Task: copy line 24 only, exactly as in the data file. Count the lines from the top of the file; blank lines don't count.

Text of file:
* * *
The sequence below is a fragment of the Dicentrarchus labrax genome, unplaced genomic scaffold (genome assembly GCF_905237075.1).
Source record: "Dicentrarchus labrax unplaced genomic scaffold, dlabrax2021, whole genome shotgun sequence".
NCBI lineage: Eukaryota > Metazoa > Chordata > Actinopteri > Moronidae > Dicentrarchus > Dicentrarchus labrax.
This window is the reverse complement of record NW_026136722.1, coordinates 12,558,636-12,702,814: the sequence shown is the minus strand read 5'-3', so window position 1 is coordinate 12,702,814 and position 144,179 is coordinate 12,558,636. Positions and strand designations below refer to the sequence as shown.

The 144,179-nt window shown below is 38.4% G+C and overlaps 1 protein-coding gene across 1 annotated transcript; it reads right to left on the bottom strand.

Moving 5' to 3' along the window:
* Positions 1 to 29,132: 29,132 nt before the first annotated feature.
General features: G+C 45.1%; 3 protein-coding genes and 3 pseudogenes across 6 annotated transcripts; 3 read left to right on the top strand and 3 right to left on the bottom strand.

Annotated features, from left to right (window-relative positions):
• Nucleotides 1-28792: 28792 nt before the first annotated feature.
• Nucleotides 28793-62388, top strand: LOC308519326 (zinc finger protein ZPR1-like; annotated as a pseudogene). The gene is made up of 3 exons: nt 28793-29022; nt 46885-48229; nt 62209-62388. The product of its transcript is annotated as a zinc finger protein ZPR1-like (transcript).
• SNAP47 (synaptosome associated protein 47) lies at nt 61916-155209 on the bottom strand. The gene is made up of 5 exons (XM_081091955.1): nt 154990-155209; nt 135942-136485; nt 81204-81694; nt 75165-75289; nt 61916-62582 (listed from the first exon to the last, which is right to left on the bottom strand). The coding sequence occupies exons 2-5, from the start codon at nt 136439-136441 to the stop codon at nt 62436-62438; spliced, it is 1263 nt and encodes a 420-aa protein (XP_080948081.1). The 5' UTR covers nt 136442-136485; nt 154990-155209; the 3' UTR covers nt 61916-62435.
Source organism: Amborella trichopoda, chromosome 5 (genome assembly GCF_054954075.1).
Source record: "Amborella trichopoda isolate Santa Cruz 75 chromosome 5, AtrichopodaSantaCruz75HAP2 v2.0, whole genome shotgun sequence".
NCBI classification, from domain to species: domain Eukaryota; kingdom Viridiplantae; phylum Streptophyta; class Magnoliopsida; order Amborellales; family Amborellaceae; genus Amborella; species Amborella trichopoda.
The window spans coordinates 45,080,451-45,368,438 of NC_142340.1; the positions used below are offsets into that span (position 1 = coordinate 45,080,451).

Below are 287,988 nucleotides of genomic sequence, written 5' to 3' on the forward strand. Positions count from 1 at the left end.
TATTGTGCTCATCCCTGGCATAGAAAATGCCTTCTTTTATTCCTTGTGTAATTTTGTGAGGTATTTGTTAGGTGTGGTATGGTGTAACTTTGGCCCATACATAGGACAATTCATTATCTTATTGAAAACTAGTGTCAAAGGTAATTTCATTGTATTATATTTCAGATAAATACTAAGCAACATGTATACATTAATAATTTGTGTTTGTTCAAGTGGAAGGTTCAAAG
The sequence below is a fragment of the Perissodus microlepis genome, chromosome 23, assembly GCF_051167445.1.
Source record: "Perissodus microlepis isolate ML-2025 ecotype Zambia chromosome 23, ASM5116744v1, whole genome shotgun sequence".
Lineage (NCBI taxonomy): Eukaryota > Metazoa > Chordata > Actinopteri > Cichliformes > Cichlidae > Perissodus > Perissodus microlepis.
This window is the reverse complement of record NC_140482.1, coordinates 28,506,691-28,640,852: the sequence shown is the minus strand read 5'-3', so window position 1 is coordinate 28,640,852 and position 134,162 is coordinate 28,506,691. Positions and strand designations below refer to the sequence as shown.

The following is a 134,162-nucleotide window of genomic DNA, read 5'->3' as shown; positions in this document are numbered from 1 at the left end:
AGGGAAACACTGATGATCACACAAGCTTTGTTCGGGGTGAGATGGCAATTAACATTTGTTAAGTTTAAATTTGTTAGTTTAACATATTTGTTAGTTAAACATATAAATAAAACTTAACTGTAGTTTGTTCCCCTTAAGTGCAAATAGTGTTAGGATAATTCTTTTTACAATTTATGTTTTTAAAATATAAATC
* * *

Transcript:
AGGGAAACACTGATGATCACACAAGCTTTGTTCGGGGTGAGATGGCAATTAACATTTGTTAAGTTTAAATTTGTTAGTTTAACATATTTGTTAGTTAAACATATAAATAAAACTTAACTGTAGTTTGTTCCCCTTAAGTGCAAATAGTGTTAGGATAATTCTTTTTACAATTTATGTTTTTAAAATATAAATC